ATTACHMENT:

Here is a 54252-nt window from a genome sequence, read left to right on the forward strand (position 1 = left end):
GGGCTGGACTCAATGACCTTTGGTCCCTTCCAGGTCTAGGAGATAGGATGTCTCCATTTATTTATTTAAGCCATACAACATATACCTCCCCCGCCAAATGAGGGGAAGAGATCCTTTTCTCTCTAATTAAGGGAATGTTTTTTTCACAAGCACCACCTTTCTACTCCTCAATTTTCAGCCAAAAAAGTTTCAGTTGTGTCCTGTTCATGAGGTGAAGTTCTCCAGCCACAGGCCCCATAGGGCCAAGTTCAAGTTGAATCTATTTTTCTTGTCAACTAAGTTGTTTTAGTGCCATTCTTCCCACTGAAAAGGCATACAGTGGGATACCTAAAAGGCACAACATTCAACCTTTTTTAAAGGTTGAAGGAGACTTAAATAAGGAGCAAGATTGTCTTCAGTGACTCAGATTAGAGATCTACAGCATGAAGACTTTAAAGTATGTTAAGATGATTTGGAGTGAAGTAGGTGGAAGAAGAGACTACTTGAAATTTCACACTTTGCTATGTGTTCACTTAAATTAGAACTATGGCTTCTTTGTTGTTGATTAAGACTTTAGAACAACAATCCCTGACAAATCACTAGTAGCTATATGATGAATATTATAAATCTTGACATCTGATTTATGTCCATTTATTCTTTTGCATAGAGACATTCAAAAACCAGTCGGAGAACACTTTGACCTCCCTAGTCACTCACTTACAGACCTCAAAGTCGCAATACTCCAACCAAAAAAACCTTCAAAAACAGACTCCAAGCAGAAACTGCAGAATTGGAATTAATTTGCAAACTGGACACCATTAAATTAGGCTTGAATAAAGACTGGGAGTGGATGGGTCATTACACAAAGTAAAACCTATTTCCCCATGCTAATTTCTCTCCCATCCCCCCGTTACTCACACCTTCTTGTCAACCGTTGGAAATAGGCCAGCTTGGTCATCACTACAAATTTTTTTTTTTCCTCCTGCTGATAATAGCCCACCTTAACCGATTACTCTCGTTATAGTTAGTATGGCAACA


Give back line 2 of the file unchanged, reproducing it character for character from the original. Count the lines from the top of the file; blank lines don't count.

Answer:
GGGCTGGACTCAATGACCTTTGGTCCCTTCCAGGTCTAGGAGATAGGATGTCTCCATTTATTTATTTAAGCCATACAACATATACCTCCCCCGCCAAATGAGGGGAAGAGATCCTTTTCTCTCTAATTAAGGGAATGTTTTTTTCACAAGCACCACCTTTCTACTCCTCAATTTTCAGCCAAAAAAGTTTCAGTTGTGTCCTGTTCATGAGGTGAAGTTCTCCAGCCACAGGCCCCATAGGGCCAAGTTCAAGTTGAATCTATTTTTCTTGTCAACTAAGTTGTTTTAGTGCCATTCTTCCCACTGAAAAGGCATACAGTGGGATACCTAAAAGGCACAACATTCAACCTTTTTTAAAGGTTGAAGGAGACTTAAATAAGGAGCAAGATTGTCTTCAGTGACTCAGATTAGAGATCTACAGCATGAAGACTTTAAAGTATGTTAAGATGATTTGGAGTGAAGTAGGTGGAAGAAGAGACTACTTGAAATTTCACACTTTGCTATGTGTTCACTTAAATTAGAACTATGGCTTCTTTGTTGTTGATTAAGACTTTAGAACAACAATCCCTGACAAATCACTAGTAGCTATATGATGAATATTATAAATCTTGACATCTGATTTATGTCCATTTATTCTTTTGCATAGAGACATTCAAAAACCAGTCGGAGAACACTTTGACCTCCCTAGTCACTCACTTACAGACCTCAAAGTCGCAATACTCCAACCAAAAAAACCTTCAAAAACAGACTCCAAGCAGAAACTGCAGAATTGGAATTAATTTGCAAACTGGACACCATTAAATTAGGCTTGAATAAAGACTGGGAGTGGATGGGTCATTACACAAAGTAAAACCTATTTCCCCATGCTAATTTCTCTCCCATCCCCCCGTTACTCACACCTTCTTGTCAACCGTTGGAAATAGGCCAGCTTGGTCATCACTACAAATTTTTTTTTTTCCTCCTGCTGATAATAGCCCACCTTAACCGATTACTCTCGTTATAGTTAGTATGGCAACA